Straight-A student? University graduate? Not good enough!

Miserly adults tell us kids they’re still disappointed in us…


Prospective students and graduates are being told that their efforts are simply not enough to earn them university places and graduate jobs.

Recent figures suggest that a record number of young people have been rejected by top Russell Group universities, while those lucky enough to get a place at uni are being told they are not skilled enough for graduate jobs.

Top universities say they have received a record-breaking number of applications this year, according to The Telegraph. By the official deadline, UCAS said 659,000 applications had been made – the second highest ever reported.

Might have graduated - still not good enough apparently...

Might have graduated – still not good enough apparently…

King’s College London had 10 applications for every available place. Manchester – the UK’s largest university – received applications from nearly 60,000 students.

Oxbridge unis turned away 28,000 straight A-students this year, and other top unis following suit.

Lucinda Fraser, managing director of Oxbridge Applications, the consultancy service for those applying to the elite unis, said undergraduates were applying for looking for higher quality establishments due to higher fees.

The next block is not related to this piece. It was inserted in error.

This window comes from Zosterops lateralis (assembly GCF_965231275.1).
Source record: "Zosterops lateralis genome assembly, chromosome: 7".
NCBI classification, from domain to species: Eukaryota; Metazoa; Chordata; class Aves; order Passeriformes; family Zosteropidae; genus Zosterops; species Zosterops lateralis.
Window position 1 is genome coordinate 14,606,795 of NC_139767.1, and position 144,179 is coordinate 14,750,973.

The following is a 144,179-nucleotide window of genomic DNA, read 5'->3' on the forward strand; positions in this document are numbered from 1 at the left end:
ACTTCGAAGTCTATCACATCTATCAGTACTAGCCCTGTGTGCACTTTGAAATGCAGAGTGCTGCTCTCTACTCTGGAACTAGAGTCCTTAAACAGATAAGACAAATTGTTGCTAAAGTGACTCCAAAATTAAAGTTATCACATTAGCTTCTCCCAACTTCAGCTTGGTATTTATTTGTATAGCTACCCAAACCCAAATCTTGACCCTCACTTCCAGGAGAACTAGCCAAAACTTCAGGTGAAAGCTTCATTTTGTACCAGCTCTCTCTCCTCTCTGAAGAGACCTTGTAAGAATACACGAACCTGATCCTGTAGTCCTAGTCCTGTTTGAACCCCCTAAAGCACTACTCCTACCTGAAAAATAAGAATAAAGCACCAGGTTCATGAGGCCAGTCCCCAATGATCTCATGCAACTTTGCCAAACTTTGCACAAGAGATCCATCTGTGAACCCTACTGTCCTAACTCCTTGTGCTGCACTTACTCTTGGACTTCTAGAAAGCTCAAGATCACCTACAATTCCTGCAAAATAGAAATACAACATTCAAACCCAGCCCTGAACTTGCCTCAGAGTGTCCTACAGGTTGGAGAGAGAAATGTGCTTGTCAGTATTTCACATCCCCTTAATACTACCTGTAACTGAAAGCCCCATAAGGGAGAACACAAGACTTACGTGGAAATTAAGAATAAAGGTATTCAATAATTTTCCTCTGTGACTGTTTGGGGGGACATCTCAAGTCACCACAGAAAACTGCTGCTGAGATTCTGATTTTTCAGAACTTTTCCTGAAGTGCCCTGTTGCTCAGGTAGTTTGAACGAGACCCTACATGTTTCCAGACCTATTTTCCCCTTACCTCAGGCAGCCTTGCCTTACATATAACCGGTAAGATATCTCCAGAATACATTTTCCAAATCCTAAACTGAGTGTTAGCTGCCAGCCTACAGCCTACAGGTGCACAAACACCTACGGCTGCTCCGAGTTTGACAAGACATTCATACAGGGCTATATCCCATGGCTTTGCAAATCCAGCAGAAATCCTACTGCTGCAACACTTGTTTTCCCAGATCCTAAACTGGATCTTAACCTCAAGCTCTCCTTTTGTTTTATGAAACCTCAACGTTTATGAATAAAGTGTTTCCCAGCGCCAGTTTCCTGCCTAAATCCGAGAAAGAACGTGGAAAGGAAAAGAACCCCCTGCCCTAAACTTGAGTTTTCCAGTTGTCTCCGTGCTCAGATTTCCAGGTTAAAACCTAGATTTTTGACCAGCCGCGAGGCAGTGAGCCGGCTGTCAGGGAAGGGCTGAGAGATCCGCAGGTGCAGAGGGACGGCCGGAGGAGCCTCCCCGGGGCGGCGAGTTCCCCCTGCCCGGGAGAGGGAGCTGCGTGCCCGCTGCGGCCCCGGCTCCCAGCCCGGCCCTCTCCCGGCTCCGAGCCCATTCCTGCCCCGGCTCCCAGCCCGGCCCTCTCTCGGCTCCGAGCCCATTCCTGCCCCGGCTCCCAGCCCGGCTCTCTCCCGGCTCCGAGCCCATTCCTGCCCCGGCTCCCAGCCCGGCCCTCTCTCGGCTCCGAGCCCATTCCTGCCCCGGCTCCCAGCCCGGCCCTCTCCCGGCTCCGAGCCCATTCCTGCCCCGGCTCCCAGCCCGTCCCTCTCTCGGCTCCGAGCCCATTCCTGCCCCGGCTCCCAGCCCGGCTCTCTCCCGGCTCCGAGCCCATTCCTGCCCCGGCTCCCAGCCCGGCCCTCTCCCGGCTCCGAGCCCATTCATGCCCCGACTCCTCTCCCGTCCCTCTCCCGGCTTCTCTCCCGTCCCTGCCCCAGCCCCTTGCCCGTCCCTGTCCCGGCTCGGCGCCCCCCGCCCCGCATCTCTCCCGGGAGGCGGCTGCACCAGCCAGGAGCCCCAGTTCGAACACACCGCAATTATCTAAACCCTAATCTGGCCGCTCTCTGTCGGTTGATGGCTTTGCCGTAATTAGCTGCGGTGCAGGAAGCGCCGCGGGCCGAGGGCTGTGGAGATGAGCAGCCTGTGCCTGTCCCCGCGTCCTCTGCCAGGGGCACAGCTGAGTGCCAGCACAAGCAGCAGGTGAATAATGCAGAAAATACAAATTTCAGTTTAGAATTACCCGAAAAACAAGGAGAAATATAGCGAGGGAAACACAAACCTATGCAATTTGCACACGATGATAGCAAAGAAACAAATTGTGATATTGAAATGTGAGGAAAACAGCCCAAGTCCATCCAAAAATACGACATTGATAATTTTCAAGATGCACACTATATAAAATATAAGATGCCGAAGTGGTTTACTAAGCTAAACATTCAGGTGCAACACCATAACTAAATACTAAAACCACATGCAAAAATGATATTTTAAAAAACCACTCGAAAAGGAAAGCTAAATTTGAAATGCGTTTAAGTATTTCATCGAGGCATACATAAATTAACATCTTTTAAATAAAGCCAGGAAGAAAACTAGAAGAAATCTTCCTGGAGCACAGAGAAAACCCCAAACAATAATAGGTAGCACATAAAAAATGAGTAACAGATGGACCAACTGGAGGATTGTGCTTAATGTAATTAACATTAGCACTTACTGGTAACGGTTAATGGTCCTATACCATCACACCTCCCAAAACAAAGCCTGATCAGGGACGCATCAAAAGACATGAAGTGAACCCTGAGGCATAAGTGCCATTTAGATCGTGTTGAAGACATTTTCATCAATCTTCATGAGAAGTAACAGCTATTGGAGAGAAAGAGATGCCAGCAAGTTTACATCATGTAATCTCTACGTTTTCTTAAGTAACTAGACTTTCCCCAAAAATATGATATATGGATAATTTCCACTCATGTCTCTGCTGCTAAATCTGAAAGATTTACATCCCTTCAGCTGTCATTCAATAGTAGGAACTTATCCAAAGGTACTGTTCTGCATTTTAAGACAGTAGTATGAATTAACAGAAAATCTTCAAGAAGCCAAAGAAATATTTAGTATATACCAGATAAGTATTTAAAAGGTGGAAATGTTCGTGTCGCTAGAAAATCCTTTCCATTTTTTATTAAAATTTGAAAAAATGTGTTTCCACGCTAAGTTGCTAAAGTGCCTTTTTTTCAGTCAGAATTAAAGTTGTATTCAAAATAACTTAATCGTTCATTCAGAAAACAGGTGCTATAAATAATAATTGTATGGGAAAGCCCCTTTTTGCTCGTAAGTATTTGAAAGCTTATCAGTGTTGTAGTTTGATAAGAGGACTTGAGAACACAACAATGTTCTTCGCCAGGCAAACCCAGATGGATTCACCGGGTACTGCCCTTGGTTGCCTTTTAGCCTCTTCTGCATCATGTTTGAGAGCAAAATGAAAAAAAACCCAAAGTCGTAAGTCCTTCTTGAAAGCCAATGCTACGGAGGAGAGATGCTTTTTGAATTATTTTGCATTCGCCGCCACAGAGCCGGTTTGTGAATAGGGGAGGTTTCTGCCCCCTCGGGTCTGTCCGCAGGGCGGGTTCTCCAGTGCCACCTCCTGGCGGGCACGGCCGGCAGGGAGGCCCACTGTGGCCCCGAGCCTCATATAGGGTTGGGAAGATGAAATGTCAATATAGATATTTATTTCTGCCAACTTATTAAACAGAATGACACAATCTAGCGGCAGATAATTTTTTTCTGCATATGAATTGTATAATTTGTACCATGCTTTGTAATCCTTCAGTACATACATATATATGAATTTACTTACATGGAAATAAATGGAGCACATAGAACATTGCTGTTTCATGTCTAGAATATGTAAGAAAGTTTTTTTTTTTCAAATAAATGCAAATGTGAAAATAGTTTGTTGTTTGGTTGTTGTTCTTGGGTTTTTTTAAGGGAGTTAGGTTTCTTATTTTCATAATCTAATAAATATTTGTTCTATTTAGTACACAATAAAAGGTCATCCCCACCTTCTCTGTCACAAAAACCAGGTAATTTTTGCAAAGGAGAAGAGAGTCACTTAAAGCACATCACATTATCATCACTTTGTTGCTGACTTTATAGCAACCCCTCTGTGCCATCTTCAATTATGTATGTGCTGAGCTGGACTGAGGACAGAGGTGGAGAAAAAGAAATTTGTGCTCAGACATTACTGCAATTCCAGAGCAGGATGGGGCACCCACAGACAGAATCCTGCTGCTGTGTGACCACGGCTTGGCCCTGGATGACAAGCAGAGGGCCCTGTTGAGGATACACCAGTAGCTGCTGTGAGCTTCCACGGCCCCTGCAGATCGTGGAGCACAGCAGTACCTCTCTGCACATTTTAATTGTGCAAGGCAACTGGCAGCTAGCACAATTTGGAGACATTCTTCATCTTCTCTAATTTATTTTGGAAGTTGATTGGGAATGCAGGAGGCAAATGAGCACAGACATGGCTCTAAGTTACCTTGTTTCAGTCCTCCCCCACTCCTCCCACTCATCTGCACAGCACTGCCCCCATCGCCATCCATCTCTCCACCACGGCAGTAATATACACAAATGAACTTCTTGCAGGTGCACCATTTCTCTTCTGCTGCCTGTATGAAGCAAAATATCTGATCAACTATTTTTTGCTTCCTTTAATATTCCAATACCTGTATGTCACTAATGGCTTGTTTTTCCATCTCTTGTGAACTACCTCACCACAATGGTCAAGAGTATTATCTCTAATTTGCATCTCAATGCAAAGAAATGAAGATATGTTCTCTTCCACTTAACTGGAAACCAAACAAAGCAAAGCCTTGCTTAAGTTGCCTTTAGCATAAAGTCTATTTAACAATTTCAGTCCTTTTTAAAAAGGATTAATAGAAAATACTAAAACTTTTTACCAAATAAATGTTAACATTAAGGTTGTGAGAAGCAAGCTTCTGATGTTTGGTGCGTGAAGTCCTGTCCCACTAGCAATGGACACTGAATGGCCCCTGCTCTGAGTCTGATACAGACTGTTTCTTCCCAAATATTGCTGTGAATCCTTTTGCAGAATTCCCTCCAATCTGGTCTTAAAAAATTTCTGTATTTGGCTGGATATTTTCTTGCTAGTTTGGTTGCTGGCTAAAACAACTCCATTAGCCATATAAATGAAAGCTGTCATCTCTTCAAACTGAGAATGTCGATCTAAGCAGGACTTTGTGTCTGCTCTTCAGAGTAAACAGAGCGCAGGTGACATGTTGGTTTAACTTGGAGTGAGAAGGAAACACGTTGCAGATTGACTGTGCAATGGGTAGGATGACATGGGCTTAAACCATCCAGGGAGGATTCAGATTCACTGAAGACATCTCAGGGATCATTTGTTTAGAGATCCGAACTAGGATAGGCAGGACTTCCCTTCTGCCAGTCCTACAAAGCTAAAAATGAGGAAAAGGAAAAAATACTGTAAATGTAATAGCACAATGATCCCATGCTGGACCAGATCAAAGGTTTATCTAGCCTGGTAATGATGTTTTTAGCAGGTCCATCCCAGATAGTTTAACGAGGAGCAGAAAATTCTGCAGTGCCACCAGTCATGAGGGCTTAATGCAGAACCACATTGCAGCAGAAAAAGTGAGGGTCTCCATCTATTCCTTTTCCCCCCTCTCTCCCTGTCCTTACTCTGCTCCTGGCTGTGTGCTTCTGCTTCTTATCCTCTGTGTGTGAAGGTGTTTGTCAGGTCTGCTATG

She said Oxbridge was “an increasingly popular destination for international students who are looking to the UK and US to provide what they view as a world-class education.

“With recent data collected showing a significant increase in international applicants seeking a place in the UK, it is unsurprising that Oxbridge in particular is experiencing new pressure on its admissions system.”

If this was not doom and gloom enough, nearly one-quarter of graduate employers have complained of being unable to fill vacancies.

Nope, sorry. Not good enough...

Nope, sorry. Not good enough…

The findings, based on 189 graduate employers, reported a 17.1 per cent rise in graduate vacancies. Despite the increase, they cited a “mismatch” between the graduates that universities produce and the skills sought for graduate jobs.

Stephen Isherwood, chief executive of the Association of Graduate Recruiters, told The Times: “The issue is likely to increase in significance as vacancies continue to rise, while demographic changes mean there are fewer young people to recruit.”

It is unsurprising that these statistics have provoked dismay amongst both would-be students and the newly graduated.

One student, David Joels, remarked that “I think it’s crazy that straight A-students are being rejected without a decent explanation”. He was rejected by Bristol for “not taking enough Arts subjects”, despite 2 out of 3 of his A-Levels being literature based.

Sarah Al-Hussaini initially applied for medicine, but even with straight As and A*s in 4 A-Levels, was not offered an interview with her backup. She lamented that “it really does feel like you’re relying on pure luck, as competition is so fierce”.

These problems, however,  just scratch the surface of recent critiques levelled at British universities. Problems have become increasingly pronounced since the tuition fee hike has led to both increased expectations and disillusionment amongst young people.

It is a trend which looks set to continue as young people work hard, spend years achieving top grades, yet get their efforts immediately quashed by curmudgeonly establishmentarians.